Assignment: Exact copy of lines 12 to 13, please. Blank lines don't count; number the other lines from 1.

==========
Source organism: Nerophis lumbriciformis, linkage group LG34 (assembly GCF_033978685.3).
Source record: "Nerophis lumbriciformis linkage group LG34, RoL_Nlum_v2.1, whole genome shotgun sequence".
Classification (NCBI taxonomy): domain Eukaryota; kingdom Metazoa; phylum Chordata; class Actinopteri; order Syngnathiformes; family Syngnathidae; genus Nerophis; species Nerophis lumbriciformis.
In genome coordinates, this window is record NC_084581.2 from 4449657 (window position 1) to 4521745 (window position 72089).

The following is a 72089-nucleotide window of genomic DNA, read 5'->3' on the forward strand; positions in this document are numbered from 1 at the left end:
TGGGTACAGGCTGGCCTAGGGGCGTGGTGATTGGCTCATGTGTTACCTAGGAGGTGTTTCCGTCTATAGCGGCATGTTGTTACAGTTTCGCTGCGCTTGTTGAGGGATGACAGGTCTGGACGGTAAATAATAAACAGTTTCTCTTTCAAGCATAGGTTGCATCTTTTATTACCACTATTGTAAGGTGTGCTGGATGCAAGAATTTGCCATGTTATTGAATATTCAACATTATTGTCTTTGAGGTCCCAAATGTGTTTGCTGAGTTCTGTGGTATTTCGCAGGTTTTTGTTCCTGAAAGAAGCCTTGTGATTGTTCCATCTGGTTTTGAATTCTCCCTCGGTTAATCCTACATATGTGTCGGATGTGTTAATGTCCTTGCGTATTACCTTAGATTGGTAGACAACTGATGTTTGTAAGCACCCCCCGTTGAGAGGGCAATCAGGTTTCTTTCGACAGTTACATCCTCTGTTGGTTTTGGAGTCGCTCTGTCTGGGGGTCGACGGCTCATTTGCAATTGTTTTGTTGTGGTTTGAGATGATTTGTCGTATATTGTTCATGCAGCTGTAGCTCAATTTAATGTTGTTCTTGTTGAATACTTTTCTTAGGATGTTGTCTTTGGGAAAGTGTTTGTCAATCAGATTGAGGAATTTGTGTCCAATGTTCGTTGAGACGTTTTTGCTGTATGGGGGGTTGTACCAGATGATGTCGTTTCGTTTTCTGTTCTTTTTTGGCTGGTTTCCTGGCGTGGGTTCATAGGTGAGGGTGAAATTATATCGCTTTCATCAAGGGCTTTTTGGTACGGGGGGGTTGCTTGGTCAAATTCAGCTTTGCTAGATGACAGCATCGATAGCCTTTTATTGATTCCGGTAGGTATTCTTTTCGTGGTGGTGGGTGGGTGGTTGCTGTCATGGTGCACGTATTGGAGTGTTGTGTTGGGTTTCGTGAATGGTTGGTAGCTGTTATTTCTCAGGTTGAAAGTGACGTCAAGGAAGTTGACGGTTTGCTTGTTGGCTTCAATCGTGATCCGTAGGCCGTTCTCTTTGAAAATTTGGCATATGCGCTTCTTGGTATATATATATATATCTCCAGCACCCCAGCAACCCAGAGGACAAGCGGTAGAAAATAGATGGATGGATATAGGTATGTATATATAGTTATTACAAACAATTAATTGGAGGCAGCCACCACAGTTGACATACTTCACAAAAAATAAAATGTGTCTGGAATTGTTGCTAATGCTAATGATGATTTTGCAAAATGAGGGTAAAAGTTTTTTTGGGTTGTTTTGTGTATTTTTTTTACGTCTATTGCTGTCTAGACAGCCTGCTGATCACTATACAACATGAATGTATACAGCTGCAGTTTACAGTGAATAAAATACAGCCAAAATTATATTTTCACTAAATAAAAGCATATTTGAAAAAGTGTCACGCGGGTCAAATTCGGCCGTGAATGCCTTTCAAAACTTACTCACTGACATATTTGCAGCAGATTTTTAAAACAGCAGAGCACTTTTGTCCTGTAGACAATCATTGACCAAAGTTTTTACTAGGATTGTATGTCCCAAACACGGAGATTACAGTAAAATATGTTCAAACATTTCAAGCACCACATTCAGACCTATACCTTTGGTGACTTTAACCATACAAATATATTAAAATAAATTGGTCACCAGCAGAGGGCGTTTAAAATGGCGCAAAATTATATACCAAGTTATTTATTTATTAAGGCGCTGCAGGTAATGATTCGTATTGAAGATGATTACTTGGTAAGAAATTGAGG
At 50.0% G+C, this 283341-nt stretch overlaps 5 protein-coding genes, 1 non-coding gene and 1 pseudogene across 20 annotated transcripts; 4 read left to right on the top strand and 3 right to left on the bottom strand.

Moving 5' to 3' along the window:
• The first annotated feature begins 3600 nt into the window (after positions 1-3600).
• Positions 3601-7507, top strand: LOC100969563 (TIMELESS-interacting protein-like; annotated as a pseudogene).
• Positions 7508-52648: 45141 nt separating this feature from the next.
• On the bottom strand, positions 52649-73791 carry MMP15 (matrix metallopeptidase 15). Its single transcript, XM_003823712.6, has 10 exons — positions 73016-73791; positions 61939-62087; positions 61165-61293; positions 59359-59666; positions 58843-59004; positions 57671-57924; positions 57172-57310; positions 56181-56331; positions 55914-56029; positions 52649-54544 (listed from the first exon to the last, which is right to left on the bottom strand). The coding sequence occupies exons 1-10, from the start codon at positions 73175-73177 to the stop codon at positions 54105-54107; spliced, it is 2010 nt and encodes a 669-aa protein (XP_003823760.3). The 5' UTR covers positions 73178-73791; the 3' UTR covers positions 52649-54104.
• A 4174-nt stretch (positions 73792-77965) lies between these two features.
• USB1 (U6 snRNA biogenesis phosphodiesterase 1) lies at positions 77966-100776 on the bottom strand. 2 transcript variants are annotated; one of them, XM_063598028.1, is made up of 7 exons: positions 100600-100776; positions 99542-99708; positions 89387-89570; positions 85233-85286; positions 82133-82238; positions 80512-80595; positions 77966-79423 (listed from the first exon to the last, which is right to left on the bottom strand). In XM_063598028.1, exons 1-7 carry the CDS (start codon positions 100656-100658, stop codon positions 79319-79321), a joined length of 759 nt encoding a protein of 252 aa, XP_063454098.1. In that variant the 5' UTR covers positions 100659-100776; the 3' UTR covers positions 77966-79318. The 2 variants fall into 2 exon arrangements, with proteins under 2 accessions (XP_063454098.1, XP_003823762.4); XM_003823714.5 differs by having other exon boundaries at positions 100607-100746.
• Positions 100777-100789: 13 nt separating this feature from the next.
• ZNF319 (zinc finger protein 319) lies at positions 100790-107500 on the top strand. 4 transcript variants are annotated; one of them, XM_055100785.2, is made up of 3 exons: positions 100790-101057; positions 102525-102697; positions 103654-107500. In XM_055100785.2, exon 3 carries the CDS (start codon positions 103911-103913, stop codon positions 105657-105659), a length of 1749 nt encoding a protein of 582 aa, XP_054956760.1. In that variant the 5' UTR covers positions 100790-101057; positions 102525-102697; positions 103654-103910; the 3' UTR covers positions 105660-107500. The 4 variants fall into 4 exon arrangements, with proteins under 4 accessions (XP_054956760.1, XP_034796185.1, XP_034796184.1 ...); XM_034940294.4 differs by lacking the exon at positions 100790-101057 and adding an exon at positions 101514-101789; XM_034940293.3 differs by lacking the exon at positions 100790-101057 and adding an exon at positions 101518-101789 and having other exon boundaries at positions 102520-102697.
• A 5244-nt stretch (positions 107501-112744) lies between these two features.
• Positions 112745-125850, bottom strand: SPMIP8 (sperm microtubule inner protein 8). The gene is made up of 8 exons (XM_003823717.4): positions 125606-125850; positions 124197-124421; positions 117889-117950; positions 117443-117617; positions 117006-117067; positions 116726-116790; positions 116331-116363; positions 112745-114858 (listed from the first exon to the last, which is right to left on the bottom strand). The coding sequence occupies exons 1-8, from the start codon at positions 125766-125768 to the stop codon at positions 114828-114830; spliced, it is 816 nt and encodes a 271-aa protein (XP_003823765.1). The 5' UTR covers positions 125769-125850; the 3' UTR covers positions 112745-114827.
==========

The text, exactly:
• On the bottom strand, positions 52649-73791 carry MMP15 (matrix metallopeptidase 15). Its single transcript, XM_003823712.6, has 10 exons — positions 73016-73791; positions 61939-62087; positions 61165-61293; positions 59359-59666; positions 58843-59004; positions 57671-57924; positions 57172-57310; positions 56181-56331; positions 55914-56029; positions 52649-54544 (listed from the first exon to the last, which is right to left on the bottom strand). The coding sequence occupies exons 1-10, from the start codon at positions 73175-73177 to the stop codon at positions 54105-54107; spliced, it is 2010 nt and encodes a 669-aa protein (XP_003823760.3). The 5' UTR covers positions 73178-73791; the 3' UTR covers positions 52649-54104.
• A 4174-nt stretch (positions 73792-77965) lies between these two features.